Doing one of the horse-drawn carriage tours is highly recommended, a great way to see the central part of Vienna and worth the money.
Hofburg Imperial Palace

10) Hofburg Imperial Palace (must see)

Located in the center of Vienna, for over 700 years the Hofburg has been the seat of Austrian power. Up until the end of the monarchy in 1918, it had served as the official home of the Habsburg Empire and the imperial winter residence. Originally built in 1279 as a modest city fortress, the Hofburg or “Castle of the Court” grew over the centuries – extended by each Austrian sovereign (emperors of the Holy Roman Empire from 1452, and emperors of Austria from 1806) – into a lavish palatial complex, becoming one of the most important centers of European history.

Numerous architects have worked at the Hofburg, resulting in a range of architectural styles, from Gothic to late 19th century Historicism. During the 18th century it was enlarged with several magnificent Baroque extensions, including residences (Amalienburg and Albertina), the Imperial Chapel (Hofkapelle or Burgkapelle), the Treasury (Schatzkammer), the Burgtheater, the Spanish Riding School (Hofreitschule), and the Imperial Mews (Stallburg and Hofstallungen). Between 1723 and 1735, the Imperial Library (Hofbibliothek), now the Austrian National Library, was built to house the precious collection of books owned by the Habsburgs. The Great Hall with its harmonious Baroque interior is one of the most beautiful of its kind in the world.

The Kaiserappartements and Albertina, the former state apartments and art collections, today draw crowds with hoards of imperial treasure and world-class collections of fine art. In the deep basement of one part of the Hofburg once was an imperial wine cellar spread over three floors. The remaining holdings of wine were auctioned off at the end of the monarchy and the space used for a depository of plaster models of fountains and monuments.

Overall, the sprawling Hofburg complex extends over 240,000 m² consisting of 18 wings, 19 courtyards and 2,600 rooms in which nearly 5,000 people still work and live. The rooms in which Emperor Joseph II once drew up his revolutionary program of reforms, where the Congress of Vienna met, and where Emperor Franz Joseph held audiences, now house the official residence and workplace of the Federal President of the Republic of Austria (located in the Leopoldine Wing since 1946) alongside offices of the ministers of the chancellor's office and the secretaries of state. The palace is also the permanent home of the Organization for Security and Co-operation in Europe (OSCE).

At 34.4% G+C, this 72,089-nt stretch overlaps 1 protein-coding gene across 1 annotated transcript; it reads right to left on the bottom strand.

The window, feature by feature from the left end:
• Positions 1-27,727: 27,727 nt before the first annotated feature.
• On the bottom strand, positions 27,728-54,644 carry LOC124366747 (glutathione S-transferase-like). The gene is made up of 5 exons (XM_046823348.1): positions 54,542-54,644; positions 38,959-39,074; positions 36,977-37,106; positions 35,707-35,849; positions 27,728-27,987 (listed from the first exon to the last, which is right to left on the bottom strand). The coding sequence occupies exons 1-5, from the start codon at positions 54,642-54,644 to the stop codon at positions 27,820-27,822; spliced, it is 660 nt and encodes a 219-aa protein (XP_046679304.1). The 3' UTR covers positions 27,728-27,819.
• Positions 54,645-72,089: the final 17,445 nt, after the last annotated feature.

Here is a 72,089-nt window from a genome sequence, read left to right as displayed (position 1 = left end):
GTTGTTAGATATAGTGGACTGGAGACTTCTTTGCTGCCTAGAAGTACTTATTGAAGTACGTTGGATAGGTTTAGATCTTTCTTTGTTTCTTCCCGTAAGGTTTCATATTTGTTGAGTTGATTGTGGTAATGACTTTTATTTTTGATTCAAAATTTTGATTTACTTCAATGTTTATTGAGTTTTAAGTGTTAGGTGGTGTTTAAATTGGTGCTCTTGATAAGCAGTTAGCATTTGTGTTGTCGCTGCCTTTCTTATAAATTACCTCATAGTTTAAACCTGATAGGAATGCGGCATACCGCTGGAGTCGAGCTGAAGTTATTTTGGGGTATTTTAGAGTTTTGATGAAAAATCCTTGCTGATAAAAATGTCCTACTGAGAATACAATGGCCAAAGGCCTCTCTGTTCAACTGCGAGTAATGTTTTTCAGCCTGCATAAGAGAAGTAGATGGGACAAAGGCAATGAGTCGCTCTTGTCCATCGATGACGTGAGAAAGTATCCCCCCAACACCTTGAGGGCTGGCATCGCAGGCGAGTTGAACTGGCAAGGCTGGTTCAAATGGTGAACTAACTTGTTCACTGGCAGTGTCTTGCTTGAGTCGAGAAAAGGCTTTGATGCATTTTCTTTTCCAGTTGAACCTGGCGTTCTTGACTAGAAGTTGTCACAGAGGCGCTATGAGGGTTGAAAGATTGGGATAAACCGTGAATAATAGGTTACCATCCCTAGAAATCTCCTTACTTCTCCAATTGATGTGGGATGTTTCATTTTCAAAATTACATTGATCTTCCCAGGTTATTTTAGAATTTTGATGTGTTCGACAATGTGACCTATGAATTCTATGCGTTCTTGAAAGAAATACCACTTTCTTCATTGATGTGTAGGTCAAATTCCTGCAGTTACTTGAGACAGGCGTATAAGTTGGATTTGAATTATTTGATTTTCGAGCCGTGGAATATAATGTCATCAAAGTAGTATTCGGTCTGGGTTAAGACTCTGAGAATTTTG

Why You Should Visit:
To gain insight into the world of Austria's illustrious emperors furnished and decorated to the highest standards of historical authenticity.

There is also a chapel built inside the complex, which is open to the public. If you come for Sunday Mass, you will be able to listen to the famous Vienna Boys Choir performing here regularly.
Sight description based on Wikipedia.

11) Demel

Demel is a famous pastry shop and chocolaterie in Vienna, established in 1786. The company bears the title of a Purveyor to the Imperial and Royal Court since 1874.

Demel was previously known as Hofzuckerbäckerei pastry shop, founded by Ludwig Dehne, a confectioner from Württemberg. Upon his early death in 1799, the business was continued by his widow for their minor son August Dehne. The latter inherited the company in 1832 and successfully managed the business, however, as his son pursued an academic career, he sold the company to his journeyman, Christoph Demel, in 1857.

Renamed Ch. Demel's Söhne in 1867, Christoph Demel's sons Joseph and Karl continued the business and were granted the title of a purveyor to the Habsburg court by Emperor Franz Joseph I in 1874. In the heyday of the Austro-Hungarian monarchy, notable customers of Demel included Empress Elisabeth (Sisi), Princess Pauline von Metternich, and actress Katharina Schratt. During the Austrian Anschluss to Nazi Germany in 1938–45, the Vienna Gauleiter Baldur von Schirach and his wife Henriette were also regulars here.

If you want to travel back to the imperial times and enjoy an authentic Austrian dessert, this is a great place to go.

Opening Hours: 8:00am - 7:00pm Daily
Peterskirche (St. Peter's Church)

12) Peterskirche (St. Peter's Church) (must see)

St. Peter’s Church sits atop one of the oldest known religious sites in Vienna. There has been a church on this spot since the early 4th century AD. A much larger version of today's church was reportedly built in 792, founded by none other than Charlemagne himself. Attesting to this is a plaque on the building's facade that tells of the legend of Charlemagne.

In more modern times, St. Peter’s Church takes up much less space, being crunched into what it occupies on St. Peter's Square. The overall architectural design is Baroque. In fact, this is one of the most decorated churches you will find anywhere, for any building designed in that style.

The outer color is white and a very light yellow. There are two towers that made up the classic outside look of the building. The turrets turn inward ever so slightly. It is said that the towers get their shape after the tent poles of the Turks who used to occupy this region in the late 1600s.

You will also want to visit the inside, as it contains some of the best paintings dating to the 1700s. Many of the wood carvings and alter pieces date back to that period. Currently, the structure is owned and operated by the Opus Dei (“Work of God”) part of the Catholic Church.

Why You Should Visit:
Definitely a good place to marvel at sumptuous Baroque architecture. Full of gold, marble, and finery!

Each day from 3 till 3:30pm you can listen to live organ music here for free (donation only). An impressive way to admire this church!
Choir performances are also frequent, with for-fee events in the underground vaults.

Opening Hours:
Mon-Fri: 7am-8pm; Sat-Sun: 9am-9pm